Vietnam is a huge peppercorn exporter, and ground black and white peppercorns season everything from chao (rice porridge) to beef stew. Wonderfully pungent, Vietnamese black peppercorns put what’s sold in supermarkets back home to shame; if your country will allow it in, a 500g bag makes a fine edible souvenir.
When it comes to fermented fish products, nuoc mam is only the tip of the iceberg. Mam tom is a violet (some would also say violent!) paste of salted, fermented shrimp. It’s added to noodle soups, smeared onto rice-paper rolls, and even served as a dip for sour fruits such as green mango. It also lends a pungent salty backbone to specialities such as bun mam (a southern fish-and-vegetable noodle soup). Mam tom has many versions in Vietnam, including ones made from crabs, shrimp of all sizes and various types of fish. Try to get past the odour and sample a range of dishes made with it: the flavour it lends to food is much more subtle than its stench might imply.
Fish flavours also come from dried seafood. Vietnamese cooks are quite choosy about dried shrimp, with market stalls displaying up to 15 grades. You’ll also find all sorts and sizes of dried fish, both whole and in fillets, and dried squid. The latter is often barbecued and sold from roving stalls.
Sauces, Spices & Curries
Vietnamese cooks use quite a few sauces, such as soy, oyster and fermented soybean – culinary souvenirs of China’s almost 1000-year rule over the country’s north. Warm spices such as star anise and cinnamon are essential to a good pho.
Curries were introduced to Vietnam by Indian traders; now they’re cooked up using locally made curry powder and paste packed in oil. Vietnamese curries, such as ca ri ga (chicken curry cooked with coconut milk and lemongrass) and lau de (curried goat hotpot), tend to be more aromatic than fiery.
Rice, or com, is the very bedrock of Vietnamese cuisine. In imperial Hue, rice with salt was served to distinguished guests by royal mandarins; these days locals eat at least one rice-based meal every day and offer a bowl of rice to departed ancestors.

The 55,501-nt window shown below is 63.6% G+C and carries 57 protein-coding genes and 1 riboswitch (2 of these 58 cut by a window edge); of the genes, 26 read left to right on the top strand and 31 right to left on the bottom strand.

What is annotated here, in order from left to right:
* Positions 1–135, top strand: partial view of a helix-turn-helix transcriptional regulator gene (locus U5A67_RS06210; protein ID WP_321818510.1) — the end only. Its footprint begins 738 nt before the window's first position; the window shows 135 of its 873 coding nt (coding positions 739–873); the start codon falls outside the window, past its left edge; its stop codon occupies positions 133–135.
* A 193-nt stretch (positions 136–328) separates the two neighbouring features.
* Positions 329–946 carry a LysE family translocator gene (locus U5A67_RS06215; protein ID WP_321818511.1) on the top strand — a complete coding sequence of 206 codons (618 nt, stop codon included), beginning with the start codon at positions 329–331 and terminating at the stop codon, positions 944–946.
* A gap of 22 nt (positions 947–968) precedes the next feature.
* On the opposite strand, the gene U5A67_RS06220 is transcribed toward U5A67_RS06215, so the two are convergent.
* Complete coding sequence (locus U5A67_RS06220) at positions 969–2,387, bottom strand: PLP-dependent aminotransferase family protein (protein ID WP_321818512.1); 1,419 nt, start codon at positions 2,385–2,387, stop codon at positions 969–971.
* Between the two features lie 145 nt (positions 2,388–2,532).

If a Vietnamese says, ‘An com’ (literally ‘let’s eat rice’), it’s an invitation to lunch or dinner. You can also get your fill of the stuff, accompanied by a variety of stir-fried meat, fish and vegetable dishes, at specialised, informal eateries called quan com binh dan.
Cooked to a soupy state with chicken, fish, eel or duck, rice becomes chao (rice porridge); fried in a hot wok with egg, vegetables and other ingredients, it’s com rang; and ‘broken’ into short grains, steamed, topped with barbecued pork, an egg, and sliced cucumber, and accompanied by nuoc cham (a dipping sauce of sweetened fish sauce), it’s com tam. Tiny clams called hen are sautéed with peppery Vietnamese coriander and ladled over rice to make com hen.
Sticky or glutinous rice (white, red and black) is mixed with pulses or rehydrated dried corn, peanuts and sesame seeds for a filling breakfast treat called xoi (ngo in central Vietnam). It can also be mixed with sugar and coconut milk then moulded into sweet treats, or layered with pork and steamed in bamboo or banana leaves for banh chung, a Tet speciality.
Soaked and ground into flour, rice becomes the base for everything from noodles and sweets to crackers and the dry, round, translucent ‘papers’ that Vietnamese moisten before using to wrap salad rolls and other specialities.
Noodles are an anytime-of-day Vietnamese meal or snack. Pho is made with banh pho (flat rice noodles), and though this northern dish gets all the culinary press, the truth is that truly fine versions, featuring a rich, carefully made broth are hard to come by. Other northern-style noodle dishes worth seeking out include bun cha, barbecued sliced pork or pork patties served with thin rice vermicelli, and banh cuon, stuffed noodle sheets that recall Hong Kong–style noodle rolls.
If you’re a noodle lover, look for dishes featuring bun, the round rice noodles that are a central element in bun bo Hue, a spicy, beef speciality from central Vietnam. Other characteristically central Vietnamese noodle dishes include my quang, a dish of rice noodles tinted yellow with annatto seeds or pale pink (if made from red rice flour) topped with pork, shrimp, slivered banana blossoms, herbs and chopped peanuts, and doused with just enough broth to moisten. It’s eaten with rice crackers (crumbled over to add crunch) and sweet hot chilli jam.